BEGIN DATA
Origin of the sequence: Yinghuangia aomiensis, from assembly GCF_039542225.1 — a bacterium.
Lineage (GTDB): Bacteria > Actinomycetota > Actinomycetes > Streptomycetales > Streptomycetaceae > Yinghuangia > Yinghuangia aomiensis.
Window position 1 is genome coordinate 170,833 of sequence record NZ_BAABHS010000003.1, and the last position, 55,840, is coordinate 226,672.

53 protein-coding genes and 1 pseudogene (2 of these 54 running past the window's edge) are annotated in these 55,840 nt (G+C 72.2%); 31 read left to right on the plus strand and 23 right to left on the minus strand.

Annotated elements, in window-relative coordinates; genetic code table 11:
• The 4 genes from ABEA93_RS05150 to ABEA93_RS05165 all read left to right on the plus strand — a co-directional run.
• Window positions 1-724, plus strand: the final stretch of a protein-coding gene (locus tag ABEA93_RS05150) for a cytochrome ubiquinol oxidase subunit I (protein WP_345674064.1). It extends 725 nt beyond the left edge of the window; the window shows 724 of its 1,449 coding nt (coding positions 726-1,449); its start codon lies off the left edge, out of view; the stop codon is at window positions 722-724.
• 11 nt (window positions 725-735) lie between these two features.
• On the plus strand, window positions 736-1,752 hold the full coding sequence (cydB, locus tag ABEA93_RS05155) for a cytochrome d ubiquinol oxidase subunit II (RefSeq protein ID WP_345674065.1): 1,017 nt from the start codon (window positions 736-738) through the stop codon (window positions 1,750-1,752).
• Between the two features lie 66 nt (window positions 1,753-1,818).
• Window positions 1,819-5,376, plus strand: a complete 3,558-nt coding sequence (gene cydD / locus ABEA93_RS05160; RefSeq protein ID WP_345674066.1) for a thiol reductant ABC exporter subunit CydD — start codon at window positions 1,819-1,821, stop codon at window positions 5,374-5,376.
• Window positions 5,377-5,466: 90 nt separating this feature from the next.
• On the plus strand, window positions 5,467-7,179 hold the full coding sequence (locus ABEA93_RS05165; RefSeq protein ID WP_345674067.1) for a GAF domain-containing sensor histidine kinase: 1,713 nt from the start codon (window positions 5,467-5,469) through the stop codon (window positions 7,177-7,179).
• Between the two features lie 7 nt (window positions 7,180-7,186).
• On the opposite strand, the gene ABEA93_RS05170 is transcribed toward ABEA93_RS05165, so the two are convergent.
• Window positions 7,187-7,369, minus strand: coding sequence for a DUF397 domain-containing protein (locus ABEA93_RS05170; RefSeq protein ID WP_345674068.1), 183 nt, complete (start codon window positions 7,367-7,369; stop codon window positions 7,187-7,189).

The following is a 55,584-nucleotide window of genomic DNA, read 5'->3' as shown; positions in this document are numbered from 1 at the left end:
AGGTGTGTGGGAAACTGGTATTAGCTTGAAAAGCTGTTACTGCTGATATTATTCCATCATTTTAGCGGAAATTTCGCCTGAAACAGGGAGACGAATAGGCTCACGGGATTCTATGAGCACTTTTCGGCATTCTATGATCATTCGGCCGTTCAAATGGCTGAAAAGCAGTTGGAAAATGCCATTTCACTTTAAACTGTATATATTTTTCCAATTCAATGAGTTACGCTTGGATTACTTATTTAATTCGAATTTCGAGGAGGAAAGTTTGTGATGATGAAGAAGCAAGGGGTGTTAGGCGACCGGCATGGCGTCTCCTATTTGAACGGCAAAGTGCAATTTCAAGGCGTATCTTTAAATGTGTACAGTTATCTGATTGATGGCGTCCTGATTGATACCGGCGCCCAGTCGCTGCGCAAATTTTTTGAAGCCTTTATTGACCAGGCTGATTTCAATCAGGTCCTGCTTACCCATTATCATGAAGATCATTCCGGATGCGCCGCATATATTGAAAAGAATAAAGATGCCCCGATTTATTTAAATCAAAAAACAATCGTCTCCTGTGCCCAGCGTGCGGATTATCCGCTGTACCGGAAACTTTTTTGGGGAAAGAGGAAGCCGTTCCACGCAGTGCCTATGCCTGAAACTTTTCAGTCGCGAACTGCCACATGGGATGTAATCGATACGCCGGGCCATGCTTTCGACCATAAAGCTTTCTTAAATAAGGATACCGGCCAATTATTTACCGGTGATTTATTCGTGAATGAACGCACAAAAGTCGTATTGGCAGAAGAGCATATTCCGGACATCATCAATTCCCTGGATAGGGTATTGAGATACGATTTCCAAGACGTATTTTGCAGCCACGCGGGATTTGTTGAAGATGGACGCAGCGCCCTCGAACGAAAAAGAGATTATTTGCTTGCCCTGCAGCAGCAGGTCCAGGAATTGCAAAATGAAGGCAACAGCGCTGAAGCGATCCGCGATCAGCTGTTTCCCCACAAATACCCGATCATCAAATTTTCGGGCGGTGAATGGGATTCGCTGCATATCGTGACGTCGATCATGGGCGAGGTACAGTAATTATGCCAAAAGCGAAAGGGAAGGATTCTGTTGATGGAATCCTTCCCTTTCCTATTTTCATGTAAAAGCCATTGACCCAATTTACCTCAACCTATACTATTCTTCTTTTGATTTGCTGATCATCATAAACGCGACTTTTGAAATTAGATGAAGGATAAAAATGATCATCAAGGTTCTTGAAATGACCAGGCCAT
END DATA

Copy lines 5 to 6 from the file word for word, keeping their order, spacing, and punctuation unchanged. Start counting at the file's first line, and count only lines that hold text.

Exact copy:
Annotated elements, in window-relative coordinates; genetic code table 11:
• The 4 genes from ABEA93_RS05150 to ABEA93_RS05165 all read left to right on the plus strand — a co-directional run.